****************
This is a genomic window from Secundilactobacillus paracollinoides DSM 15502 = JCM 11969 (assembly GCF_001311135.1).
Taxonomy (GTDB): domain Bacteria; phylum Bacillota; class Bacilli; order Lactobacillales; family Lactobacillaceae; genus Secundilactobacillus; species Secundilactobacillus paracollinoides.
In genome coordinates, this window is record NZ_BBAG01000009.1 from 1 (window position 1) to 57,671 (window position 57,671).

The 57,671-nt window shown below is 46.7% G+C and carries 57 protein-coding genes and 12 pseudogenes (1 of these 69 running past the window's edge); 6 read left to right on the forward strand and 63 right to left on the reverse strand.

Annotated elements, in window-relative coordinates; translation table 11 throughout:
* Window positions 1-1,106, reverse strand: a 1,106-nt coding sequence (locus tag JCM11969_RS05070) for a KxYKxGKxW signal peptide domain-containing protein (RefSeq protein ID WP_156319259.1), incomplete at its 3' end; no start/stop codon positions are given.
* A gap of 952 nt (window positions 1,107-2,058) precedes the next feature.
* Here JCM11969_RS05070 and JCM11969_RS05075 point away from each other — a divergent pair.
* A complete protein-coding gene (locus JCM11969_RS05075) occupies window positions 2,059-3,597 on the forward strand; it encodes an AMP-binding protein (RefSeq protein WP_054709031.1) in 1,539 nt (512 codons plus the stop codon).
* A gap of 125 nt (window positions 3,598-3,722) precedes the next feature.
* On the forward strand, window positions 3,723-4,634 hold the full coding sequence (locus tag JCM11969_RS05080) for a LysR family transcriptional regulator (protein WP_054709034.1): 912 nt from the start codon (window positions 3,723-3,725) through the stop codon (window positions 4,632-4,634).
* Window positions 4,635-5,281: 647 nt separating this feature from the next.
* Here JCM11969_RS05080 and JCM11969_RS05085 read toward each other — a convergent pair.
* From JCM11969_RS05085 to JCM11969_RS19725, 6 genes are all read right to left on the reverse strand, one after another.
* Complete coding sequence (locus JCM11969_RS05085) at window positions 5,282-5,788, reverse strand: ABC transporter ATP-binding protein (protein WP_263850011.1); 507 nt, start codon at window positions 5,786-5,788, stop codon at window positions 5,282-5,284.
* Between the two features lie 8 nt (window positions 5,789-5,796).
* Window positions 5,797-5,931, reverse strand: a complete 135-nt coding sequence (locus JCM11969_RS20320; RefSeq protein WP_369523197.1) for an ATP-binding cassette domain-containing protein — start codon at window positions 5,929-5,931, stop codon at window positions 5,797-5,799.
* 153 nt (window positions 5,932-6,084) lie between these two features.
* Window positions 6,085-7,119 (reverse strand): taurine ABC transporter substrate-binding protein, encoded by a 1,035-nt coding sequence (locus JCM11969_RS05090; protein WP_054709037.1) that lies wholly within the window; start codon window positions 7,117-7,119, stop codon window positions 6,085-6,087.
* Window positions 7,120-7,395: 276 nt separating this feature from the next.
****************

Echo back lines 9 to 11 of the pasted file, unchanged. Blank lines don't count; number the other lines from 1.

* A complete protein-coding gene (locus JCM11969_RS05075) occupies window positions 2,059-3,597 on the forward strand; it encodes an AMP-binding protein (RefSeq protein WP_054709031.1) in 1,539 nt (512 codons plus the stop codon).
* A gap of 125 nt (window positions 3,598-3,722) precedes the next feature.
* On the forward strand, window positions 3,723-4,634 hold the full coding sequence (locus tag JCM11969_RS05080) for a LysR family transcriptional regulator (protein WP_054709034.1): 912 nt from the start codon (window positions 3,723-3,725) through the stop codon (window positions 4,632-4,634).